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Stories by Alex Wild

Ants and the problem of impostor mothers

In honor of Mother's day, I present a portrait of a Tennessee winnow ant with her mom.But wait! This scene is not as heart-warming as it may seem. This mother has a dark past of murder, impersonation, and trickery.To explain the story, I'll start with a perhaps oversimplified observation about ant families...

May 12, 2013 — Alex Wild

My longest blog post ever

A South American Mischocyttarus paper wasp hangs out on its characteristically long nest. The nest is made of chewed, processed plant fibers, similar to those of our temperate paper wasps but taking a much more unusual form...

May 9, 2013 — Alex Wild

With depth of field, more is not always better

In the comments, HBG_Dave makes a salient observation : I’ve always wondered why I like your photographs even though my personal theme has always been maximum sharp focus (not that I get it very often) and I tend to consider any blurring as a flaw...

April 22, 2013 — Alex Wild

Thrifty Thursday: Patterns in Nature

Thrifty Thursdays feature photographs taken with equipment costing less than $500. [iPhone 4S - $336] The best camera is the one you have with you, they say.

April 11, 2013 — Alex Wild

A Martian landscape in four billion pixels

Stop whatever you are doing now and click on this :It's a massive image composited from several days of captures by the Mars Curiosity rover. The level of detail is astounding.

March 29, 2013 — Alex Wild

Then, and Now

I started photographing insects about 10 years ago. Here's a shot from the beginning:And a congener, from this week:Aside from the obvious improvements to technology, what has changed?

March 15, 2013 — Alex Wild

Thrifty Thursday: The Ant and the Watery Lens

Thrifty Thursdays feature photographs taken with equipment costing less than $500. [iPhone 4S - $336; water droplet - free]One year ago I posted a short note describing how to turn your cell phone into a microscope using a droplet of water .I haven't used the technique much since, but this afternoon I turned on the faucet, grabbed an ant, and captured this macro shot of the insect as she rested on a backlit leaf...

March 7, 2013 — Alex Wild

A simple diffuser for Canon's MT-24EX macro flash

My standard macro kit costs several thousand dollars (camera, $1800; lens, $1000; flash, $600; various accessories, $300). Yet, most of what I consider the more unique aspects of my style are down to a mere few cents of tape, paper clips, and plastic diffusion.Consider:A homemade diffuser inserted below the flash heads makes a sizable difference...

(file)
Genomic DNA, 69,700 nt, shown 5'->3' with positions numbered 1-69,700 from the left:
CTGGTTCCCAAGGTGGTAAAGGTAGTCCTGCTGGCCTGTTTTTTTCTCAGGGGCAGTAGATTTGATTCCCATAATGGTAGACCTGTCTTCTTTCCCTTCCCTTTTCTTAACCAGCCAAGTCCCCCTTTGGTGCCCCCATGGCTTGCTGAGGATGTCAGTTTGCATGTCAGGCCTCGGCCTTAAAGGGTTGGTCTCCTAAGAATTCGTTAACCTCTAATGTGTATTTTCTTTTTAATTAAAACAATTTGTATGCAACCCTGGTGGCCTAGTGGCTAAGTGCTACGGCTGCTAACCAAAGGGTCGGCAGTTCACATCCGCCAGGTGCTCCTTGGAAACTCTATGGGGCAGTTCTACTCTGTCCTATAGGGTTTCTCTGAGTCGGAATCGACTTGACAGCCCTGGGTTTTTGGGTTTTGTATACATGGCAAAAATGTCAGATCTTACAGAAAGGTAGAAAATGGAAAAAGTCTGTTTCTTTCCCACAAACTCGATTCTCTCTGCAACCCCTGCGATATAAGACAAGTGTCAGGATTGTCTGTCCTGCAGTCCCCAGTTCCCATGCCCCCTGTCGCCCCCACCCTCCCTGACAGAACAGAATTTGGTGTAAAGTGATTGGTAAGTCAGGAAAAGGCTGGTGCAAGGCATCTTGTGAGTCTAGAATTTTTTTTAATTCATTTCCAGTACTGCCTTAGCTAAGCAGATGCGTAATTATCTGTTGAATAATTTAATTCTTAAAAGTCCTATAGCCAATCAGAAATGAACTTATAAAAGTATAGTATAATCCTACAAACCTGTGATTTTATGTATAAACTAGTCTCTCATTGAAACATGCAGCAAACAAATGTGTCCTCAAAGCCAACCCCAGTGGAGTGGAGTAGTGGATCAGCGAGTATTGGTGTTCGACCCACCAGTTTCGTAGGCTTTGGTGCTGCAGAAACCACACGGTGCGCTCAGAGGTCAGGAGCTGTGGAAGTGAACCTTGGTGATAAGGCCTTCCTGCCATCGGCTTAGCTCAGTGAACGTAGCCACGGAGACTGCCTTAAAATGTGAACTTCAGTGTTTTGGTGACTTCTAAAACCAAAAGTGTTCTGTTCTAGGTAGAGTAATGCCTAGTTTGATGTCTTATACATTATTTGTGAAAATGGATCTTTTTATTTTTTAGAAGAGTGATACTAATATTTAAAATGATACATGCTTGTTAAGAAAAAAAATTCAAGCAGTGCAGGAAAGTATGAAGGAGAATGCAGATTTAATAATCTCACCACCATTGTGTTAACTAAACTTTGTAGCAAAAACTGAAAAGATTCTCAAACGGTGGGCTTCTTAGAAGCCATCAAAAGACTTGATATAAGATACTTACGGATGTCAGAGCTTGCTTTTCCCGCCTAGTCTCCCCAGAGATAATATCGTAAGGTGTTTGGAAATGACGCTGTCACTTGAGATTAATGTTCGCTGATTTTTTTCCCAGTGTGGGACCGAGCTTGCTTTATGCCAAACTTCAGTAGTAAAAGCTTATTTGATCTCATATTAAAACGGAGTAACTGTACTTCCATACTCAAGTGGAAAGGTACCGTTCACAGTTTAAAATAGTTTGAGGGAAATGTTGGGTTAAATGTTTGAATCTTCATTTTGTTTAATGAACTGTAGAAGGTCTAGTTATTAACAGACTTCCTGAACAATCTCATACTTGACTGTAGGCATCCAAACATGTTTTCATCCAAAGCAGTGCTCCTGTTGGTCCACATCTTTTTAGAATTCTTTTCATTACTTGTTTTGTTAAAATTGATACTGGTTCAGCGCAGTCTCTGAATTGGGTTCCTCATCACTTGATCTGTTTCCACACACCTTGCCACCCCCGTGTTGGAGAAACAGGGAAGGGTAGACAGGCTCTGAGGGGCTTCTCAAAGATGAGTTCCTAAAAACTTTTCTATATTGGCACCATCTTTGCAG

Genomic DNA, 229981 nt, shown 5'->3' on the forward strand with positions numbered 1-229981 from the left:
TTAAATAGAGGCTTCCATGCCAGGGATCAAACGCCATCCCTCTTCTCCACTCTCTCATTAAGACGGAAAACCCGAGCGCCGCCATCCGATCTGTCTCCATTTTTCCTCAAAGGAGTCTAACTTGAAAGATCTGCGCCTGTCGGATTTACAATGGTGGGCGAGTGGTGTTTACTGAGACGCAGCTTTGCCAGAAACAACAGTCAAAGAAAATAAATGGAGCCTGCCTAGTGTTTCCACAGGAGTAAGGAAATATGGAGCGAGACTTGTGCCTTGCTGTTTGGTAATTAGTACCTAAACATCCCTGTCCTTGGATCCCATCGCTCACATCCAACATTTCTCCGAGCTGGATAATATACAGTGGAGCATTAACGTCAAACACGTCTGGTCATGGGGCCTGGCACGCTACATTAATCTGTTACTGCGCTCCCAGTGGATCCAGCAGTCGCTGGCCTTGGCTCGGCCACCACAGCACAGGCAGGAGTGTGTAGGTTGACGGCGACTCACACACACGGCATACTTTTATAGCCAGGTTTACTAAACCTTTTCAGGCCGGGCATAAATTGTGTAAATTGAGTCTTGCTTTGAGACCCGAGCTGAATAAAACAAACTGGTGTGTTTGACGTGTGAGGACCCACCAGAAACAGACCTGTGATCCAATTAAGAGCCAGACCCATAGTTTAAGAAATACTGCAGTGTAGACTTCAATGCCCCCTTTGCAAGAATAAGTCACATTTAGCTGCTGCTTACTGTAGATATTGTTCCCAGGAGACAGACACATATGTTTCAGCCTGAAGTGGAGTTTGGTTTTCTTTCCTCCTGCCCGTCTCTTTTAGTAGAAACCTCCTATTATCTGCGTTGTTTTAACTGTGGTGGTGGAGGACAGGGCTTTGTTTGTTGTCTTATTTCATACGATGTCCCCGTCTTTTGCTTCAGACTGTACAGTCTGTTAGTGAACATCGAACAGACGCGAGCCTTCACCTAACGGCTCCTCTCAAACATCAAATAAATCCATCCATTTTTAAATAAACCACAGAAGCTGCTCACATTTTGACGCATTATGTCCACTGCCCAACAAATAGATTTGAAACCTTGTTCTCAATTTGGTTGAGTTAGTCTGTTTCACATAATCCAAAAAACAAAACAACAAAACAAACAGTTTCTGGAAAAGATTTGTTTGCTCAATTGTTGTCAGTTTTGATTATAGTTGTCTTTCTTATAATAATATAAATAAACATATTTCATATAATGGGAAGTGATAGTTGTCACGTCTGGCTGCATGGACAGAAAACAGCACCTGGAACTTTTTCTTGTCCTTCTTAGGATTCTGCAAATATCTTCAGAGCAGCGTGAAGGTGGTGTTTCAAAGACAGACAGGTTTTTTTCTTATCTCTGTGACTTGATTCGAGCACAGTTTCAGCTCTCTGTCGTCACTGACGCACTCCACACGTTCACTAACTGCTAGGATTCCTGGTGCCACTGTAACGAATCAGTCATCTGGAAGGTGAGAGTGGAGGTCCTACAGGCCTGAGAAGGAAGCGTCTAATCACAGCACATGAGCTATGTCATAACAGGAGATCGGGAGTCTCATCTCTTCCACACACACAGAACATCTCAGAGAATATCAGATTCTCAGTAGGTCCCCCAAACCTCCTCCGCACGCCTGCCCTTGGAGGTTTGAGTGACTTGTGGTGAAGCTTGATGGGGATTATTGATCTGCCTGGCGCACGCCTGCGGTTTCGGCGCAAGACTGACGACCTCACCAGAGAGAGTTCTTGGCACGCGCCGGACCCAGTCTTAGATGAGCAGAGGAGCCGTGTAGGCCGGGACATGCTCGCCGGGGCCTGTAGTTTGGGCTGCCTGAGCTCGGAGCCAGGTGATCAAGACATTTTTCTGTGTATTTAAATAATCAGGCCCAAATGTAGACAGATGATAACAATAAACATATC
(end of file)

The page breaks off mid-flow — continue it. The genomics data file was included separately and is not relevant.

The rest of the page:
March 4, 2013 — Alex Wild

Thrifty Thursday: The iPhone and the Grasshopper

Thrifty Thursdays feature photographs taken with equipment costing less than $500. [iPhone 4S - $336]The ubiquitous iPhone isn't designed for macro photography, but when the subject is as large as this 3-inch lubber the little camera's optics do just fine.The challenge of making this photo was not optics but lighting...

February 28, 2013 — Alex Wild

A more realistic focus-stack

Why is this beetle so crisp?The clarity results from the image being not a single photograph but a composite. I took 50 exposures at different focal depths and merged them in a file sharp enough to cut diamonds.This extra-clean look is increasingly common, and for a reason...

February 27, 2013 — Alex Wild

Most zombie ant photographs are upside down

Since we're on the topic of zombies, a public service announcement:Most zombie ant photographs are upside-down.Few insect natural history stories capture public imagination as much as "zombie ants"...

February 21, 2013 — Alex Wild

Art of the Living Dead

Swarms of army ants naturally inspire fear, of course, but to people who know ants this painting is even more terrifying.Hashime Murayama has not only drawn army ants, but undead army ants, their reanimated corpses lurching towards us in eerie procession...

February 16, 2013 — Alex Wild

The Spider Assassin

Here's a Belizean bug that doesn't look like much:I'm serious. In the field the insect looked like so little I thought it merely debris in a disorganized spider's web.

February 13, 2013 — Alex Wild
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Scientific American Unlimited

Scientific American Unlimited